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Labor] Pidgeon, Mary-Elizabeth.

Women Workers and their Dependents.

Book

Department Of Labor, Women's Bureau
1932-1957
Fourteenth Annual Report of the Director of the Women's Bureau. Fiscal year ended June 30, 1932. Washington, D.C.: United States Government Printing Office, 1932.
8vo.; green printed wrappers; some creasing to pages.
Boxed together with:
Best, Ethel L. Piecework in the Silk-Dress Industry. Earnings, Hours, and Production. Bulletin of the Women's Bureau, No. 141. Washington, D.C.: United States Government Printing Office, 1936.
8vo.; green printed wrappers, stapled.
Boxed together with:
Nyswander, Rachel Fesler and Janet M. Hooks. Employment of Women in the Federal Government 1923-1939. Bulletin of the Women's Bureau, No. 182. Washington, D.C.: United States Government Printing Office, 1941.
8vo.; black and white illustrated wrappers, stapled.
Boxed together with:
Standards for Employment of Women. Recommended by the Women's Bureau. United States Department of Labor. Leaflet No.1. Washington, D.C.: N.P., but "for sale by the Superintendent of Documents," 1946.
8vo.;  folded leaflet; eight panels of text and graphics; printed in blue, black, and white.
Boxed together with:
Women's Stake in Unions. Collective bargaining; rate for the job; job security; better working conditions. Union Series No. 5. U.S. Department of Labor Women's Bureau. (Washington, D.C: United States Government Printing Office), 1946.
8vo.; folded leaflet; six panels of text and graphics; printed in black and red.
Boxed together with:
Hooks, Janet M. Women's Occupations through Seven Decades. Women's Bureau Bulletin, no. 218. Washington, D.C.: United States Government Printing Office, 1947.
8vo.; beige printed wrappers, stapled.
Boxed together with:
Handbook of Facts on Women Workers. Bulletin of the Women's Bureau, No. 225. (Washington, D.C.: United States Government Printing Office, 1948).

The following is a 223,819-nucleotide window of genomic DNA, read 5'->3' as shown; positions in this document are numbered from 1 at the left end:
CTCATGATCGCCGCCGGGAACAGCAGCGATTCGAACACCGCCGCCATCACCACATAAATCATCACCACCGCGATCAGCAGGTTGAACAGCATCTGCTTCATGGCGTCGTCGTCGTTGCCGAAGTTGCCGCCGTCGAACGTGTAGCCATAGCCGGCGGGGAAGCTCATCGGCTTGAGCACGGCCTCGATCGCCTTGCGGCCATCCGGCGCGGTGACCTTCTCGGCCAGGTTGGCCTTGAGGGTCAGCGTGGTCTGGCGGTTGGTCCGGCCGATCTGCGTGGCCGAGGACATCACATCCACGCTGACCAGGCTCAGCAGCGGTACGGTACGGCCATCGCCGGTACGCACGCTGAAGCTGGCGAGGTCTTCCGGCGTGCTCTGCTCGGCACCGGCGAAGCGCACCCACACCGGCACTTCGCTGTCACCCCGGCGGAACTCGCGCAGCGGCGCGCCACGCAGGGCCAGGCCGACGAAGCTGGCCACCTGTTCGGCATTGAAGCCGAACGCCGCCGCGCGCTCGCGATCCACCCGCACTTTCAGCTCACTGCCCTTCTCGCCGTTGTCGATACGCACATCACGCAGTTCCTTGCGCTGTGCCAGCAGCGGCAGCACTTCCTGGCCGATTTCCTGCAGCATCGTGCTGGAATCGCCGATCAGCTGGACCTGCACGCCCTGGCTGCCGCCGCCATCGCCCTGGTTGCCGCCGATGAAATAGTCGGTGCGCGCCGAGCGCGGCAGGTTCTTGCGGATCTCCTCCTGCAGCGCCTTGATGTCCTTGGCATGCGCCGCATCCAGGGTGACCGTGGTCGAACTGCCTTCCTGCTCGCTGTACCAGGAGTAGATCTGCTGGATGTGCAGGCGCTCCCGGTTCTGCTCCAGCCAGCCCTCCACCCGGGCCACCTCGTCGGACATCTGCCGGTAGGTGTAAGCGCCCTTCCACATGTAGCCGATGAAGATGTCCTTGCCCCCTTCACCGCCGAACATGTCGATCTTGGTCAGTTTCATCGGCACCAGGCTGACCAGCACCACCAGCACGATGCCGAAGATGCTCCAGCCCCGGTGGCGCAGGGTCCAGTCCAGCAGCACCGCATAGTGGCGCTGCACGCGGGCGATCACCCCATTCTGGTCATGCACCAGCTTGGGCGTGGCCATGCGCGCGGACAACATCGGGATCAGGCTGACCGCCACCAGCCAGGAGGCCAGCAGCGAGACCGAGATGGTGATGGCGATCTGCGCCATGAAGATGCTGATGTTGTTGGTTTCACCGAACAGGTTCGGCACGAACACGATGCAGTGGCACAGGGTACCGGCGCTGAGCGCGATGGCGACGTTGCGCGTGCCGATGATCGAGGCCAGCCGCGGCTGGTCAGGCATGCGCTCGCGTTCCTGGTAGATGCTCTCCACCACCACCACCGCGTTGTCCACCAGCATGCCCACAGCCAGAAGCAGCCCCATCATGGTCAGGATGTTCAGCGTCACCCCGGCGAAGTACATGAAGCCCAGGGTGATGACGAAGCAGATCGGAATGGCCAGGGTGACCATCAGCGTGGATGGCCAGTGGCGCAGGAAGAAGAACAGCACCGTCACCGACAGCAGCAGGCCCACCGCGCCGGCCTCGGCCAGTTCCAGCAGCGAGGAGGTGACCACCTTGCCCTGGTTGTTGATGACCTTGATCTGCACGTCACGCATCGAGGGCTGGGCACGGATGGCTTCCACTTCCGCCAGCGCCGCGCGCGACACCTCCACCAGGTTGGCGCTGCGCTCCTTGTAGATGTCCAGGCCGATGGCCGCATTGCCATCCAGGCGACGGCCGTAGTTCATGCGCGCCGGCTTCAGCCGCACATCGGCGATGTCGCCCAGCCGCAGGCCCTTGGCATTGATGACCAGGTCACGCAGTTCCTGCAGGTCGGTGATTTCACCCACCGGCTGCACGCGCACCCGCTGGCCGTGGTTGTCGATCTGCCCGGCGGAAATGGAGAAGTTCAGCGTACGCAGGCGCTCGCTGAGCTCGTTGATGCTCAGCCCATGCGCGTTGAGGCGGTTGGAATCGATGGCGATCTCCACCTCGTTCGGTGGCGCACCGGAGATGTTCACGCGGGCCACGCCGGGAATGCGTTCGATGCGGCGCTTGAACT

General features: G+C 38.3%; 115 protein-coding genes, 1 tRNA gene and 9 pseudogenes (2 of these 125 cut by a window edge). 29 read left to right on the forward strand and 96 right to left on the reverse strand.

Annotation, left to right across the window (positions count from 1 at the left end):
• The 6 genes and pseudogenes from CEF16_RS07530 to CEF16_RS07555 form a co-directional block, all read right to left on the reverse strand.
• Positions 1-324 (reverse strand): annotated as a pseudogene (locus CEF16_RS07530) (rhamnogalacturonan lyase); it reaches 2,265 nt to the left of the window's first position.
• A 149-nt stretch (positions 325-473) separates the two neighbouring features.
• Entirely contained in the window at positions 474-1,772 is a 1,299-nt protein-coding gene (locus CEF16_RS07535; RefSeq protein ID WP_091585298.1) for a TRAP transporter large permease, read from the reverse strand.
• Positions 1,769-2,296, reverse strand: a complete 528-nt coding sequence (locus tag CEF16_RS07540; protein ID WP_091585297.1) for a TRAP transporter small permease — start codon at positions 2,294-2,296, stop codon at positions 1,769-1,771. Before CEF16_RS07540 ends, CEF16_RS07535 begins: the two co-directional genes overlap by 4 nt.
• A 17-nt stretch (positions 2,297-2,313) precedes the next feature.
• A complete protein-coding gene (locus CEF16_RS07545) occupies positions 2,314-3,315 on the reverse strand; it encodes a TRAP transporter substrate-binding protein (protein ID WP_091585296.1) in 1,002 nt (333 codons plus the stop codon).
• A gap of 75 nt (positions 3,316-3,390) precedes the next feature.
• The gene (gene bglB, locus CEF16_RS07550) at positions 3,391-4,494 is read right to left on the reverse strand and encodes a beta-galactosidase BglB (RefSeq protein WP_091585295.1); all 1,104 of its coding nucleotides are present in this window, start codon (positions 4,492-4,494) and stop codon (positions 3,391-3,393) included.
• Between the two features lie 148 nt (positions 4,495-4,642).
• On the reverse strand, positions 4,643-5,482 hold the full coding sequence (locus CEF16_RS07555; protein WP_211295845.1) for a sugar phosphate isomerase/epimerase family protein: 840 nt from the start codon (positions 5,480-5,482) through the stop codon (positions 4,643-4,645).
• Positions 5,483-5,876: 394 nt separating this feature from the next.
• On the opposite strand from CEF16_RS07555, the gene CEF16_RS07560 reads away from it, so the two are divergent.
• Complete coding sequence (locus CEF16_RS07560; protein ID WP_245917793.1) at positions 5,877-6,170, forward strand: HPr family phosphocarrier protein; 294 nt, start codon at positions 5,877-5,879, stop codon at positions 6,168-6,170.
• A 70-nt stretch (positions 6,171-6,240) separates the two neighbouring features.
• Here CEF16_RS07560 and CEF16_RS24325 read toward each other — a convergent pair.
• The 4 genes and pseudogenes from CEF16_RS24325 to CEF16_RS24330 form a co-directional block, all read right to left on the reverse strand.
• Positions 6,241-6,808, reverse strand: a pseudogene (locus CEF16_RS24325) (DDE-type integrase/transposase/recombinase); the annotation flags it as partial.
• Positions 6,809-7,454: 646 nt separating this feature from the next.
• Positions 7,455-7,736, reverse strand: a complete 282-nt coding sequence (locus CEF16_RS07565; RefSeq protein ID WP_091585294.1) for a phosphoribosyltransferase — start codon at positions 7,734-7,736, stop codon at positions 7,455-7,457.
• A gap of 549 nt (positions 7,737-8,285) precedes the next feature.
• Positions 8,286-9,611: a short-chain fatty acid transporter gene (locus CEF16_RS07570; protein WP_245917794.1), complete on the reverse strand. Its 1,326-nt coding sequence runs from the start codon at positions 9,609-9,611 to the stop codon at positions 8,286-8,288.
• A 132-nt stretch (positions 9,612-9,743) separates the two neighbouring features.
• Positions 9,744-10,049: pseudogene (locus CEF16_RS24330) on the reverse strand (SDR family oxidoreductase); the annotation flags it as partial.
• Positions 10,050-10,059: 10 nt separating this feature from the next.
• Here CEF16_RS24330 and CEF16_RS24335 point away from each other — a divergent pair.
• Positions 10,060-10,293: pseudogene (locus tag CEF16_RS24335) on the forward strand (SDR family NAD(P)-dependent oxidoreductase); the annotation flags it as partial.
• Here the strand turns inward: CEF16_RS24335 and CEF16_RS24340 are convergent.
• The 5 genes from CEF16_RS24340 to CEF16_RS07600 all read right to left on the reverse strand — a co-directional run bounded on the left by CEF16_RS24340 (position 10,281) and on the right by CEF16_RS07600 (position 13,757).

8vo.; green wrappers, stapled; printed in white; spine lightly rubbed; small defect on front wrapper.
Boxed together with:
Women's Jobs. Advance and Growth. Bulletin of the Women's Bureau, No. 232. (Washington, D.C.: United States Government Printing Office, 1949).
8vo.; black and white photographs of women at work throughout; page lightly foxed; blue and white photographically illustrated wrappers.
Boxed together with:
Pidgeon, Mary-Elizabeth. Women Workers and Their Dependents. Bulletin of the Women's Bureau, No. 239. Washington, D.C.: United States Government Printing Office, 1952.
8vo.; blue wrappers, stapled; printed in white; spine rubbed.
This representative collection of pamphlets issued by the Women's Bureau spans fifteen years and covers a range of topics relating to women in the workplace, such as the inclusion of women in labor unions, statistical data concerning the gender-wage gap, and nationwide comparisons of various occupational opportunities for women.
The Women's Bureau was created by Congress in 1920 and to this day remains the only government agency federally mandated to represent the interests of wage-earning women in the formation of public policy. Since 1920, the Women's Bureau has dedicated its energies to compiling important research and commissioning studies that provide the information necessary to legislatures at the local, state, and federal level. Among the notable examples of progress made by the Women's Bureau are the inclusion of women under the Fair Labor Standards Act of 1938 and the passage of the Equal Pay Act of 1963. In more recent years, the Women's Bureau has turned its attention to issues such as employer-sponsored childcare, and in 1993 it helped to ensure passage of the Family and Medical Leave Act. According the U.S. Department of Labor, the agency has the same mission now as it did back in 1920-to identify "the issues working women care about and vigorously pioneer research and remedies to address them"-and while the agency has proudly spearheaded many efforts to protect the rights of women employees, credit must also be given to the true "champions of working women: ... employers who recognize that women's work makes the world work" and most importantly, to the women workers themselves (http://www.dol.gov/
wb/info_about_wb/interwb.htm).  
(#5499 / #5509 / #5507 / #5503 / #5504 / #5515 / #7367 / #5513 / #5512)

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